In response to the New York statewide restrictions on mass gatherings—as well as similar mandates in other states—Actors' Equity has released a statement calling for protections for members, many of whom will face impacted employment due to these cautionary measures to reduce the spread of COVID-19.
The statement, from Executive Director Mary McColl, assures members that the union will "use all of our options" to ensure compensation, paid leave, health care, and unemployment benefits for members as it continues to work with congress and local government.
Under the gathering restrictions, groups of over 500 will be prohibited through April 13, effectively shutting down all Broadway productions until then. For groups under 500 (including most Off-Broadway houses), capacities will be limited to 50 percent of its normal allotment. Many other organizations across the U.S., including D.C.'s Kennedy Center and Los Angeles' Centre Theatre Group (both of which present their own productions as well as national tours) have canceled performances through March 31 at the earliest.
See below for the full statement from Actors' Equity.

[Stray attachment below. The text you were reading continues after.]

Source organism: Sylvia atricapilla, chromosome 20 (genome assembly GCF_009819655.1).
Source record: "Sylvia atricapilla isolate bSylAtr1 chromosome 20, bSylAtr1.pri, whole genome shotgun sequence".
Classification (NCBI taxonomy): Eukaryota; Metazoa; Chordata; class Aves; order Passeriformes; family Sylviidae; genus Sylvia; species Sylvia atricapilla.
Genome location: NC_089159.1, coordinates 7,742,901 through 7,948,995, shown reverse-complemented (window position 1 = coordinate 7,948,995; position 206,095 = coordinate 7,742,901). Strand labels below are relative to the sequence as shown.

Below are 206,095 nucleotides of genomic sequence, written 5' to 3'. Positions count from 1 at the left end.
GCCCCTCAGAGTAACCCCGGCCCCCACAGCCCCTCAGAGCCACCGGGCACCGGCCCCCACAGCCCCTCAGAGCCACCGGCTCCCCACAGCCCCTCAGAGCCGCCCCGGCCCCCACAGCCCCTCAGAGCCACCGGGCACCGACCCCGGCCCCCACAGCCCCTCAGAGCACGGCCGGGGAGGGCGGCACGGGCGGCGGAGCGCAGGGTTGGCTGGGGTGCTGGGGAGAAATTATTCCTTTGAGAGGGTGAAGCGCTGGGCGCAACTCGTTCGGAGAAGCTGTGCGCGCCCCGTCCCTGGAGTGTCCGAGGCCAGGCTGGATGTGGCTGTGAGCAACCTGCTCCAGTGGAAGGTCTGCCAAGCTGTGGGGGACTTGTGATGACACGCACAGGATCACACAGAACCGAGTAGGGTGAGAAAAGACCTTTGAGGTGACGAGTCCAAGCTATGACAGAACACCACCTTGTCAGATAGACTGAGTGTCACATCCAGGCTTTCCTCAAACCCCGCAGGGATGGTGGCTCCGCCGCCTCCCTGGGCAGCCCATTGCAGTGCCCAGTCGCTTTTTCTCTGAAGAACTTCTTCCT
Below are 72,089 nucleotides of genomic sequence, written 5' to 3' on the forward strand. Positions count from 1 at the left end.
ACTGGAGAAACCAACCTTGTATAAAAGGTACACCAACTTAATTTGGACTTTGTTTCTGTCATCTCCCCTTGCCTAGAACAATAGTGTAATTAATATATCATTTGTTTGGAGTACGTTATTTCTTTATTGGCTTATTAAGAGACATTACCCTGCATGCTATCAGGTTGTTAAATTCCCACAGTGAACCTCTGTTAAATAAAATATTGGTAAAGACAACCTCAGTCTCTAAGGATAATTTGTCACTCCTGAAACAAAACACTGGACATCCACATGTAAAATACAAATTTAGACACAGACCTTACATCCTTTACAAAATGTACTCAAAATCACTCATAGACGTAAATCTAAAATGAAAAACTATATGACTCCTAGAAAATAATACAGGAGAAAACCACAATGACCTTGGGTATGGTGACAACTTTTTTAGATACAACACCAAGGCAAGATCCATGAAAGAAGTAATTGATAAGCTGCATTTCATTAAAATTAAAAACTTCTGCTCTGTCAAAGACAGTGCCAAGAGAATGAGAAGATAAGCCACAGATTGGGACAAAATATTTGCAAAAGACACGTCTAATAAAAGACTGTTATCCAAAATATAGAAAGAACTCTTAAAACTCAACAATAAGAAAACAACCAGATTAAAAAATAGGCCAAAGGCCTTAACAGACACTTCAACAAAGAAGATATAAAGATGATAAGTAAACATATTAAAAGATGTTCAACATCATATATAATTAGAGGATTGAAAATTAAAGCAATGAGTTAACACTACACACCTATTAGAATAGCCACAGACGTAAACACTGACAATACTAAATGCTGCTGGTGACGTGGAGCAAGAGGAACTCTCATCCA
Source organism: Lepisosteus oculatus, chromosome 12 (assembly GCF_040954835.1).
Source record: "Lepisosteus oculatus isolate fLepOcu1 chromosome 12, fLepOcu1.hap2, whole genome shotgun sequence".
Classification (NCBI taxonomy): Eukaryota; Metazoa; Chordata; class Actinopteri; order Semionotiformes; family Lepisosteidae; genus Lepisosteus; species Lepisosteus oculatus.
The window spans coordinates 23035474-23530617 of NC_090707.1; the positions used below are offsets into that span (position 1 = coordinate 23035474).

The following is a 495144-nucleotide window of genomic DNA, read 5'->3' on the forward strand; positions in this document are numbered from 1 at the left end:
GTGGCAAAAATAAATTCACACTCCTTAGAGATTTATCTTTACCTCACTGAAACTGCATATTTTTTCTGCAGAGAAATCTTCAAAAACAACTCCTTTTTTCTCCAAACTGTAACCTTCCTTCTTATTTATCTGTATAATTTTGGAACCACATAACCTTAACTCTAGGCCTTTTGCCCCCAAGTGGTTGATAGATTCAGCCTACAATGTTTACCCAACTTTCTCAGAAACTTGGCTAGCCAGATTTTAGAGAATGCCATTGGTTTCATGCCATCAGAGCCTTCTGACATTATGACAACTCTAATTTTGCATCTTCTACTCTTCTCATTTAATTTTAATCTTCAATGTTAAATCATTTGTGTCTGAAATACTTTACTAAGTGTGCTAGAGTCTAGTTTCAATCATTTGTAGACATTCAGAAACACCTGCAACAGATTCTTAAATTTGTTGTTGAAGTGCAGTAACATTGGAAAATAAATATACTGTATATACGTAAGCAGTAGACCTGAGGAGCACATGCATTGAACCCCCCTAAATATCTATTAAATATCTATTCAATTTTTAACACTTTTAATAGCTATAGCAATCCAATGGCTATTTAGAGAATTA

Governor Cuomo has made an important decision to protect the health and safety of everyone who works in the theatre. Equity members are dedicated professionals who earn their health care and pensions one week of work at a time. Today’s decision means tremendous uncertainty for thousands who work in the arts, including the prospect of lost income, health insurance, and retirement savings.
Equity will use all of our options to advocate for all our members and is engaged at all levels to ensure members are protected and paid. Now is the time for Congress and local governments to put workers first to ensure that everyone who works in the arts and entertainment sector has access to paid leave, health care, and unemployment benefits. Payroll tax cuts won’t help those whose theatres are now dark. For every middle-class actor you see onstage, there are dozens of other workers behind-the-scenes and in an administrative capacity.
Decisions made now will impact many arts organizations and the communities they serve for months to come. Sustaining our entertainment sector and the workers who power it is essential. We must act, and quickly now, not only to protect public health, but with arts funding at all levels that ensures local arts employers have the resources they need to quickly recover and reopen. This will ensure the arts continue generating an economic halo effect in New York.